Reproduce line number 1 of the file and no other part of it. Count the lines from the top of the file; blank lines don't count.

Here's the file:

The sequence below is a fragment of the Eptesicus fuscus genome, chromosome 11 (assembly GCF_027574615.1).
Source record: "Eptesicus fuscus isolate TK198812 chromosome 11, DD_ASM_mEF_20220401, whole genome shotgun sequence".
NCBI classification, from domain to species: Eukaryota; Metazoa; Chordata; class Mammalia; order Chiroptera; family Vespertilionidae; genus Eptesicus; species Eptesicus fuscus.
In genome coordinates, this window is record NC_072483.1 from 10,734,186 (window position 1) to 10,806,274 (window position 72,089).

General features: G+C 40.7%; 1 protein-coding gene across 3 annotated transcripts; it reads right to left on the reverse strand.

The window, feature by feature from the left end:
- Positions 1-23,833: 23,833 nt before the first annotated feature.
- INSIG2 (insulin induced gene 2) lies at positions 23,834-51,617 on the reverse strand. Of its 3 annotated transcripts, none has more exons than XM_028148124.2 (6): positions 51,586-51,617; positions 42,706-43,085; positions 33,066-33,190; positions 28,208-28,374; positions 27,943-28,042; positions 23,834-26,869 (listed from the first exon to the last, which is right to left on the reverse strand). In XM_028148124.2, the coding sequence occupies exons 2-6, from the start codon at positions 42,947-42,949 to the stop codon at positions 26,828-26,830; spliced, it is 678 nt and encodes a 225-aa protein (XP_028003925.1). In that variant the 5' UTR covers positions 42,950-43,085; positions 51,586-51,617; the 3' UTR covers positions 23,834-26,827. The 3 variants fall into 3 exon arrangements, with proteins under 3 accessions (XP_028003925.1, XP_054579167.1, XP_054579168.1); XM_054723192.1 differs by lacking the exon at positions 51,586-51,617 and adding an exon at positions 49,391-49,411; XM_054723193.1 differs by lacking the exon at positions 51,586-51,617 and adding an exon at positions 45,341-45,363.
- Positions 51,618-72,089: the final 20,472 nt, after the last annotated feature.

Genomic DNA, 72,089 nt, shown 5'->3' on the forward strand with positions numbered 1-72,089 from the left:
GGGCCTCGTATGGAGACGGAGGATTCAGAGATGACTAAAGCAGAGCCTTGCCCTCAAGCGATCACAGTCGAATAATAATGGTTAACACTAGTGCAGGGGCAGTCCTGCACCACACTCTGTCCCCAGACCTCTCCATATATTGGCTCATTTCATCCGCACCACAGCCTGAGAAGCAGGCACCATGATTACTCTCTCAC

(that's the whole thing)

The sequence below is a fragment of the Eptesicus fuscus genome, chromosome 11 (assembly GCF_027574615.1).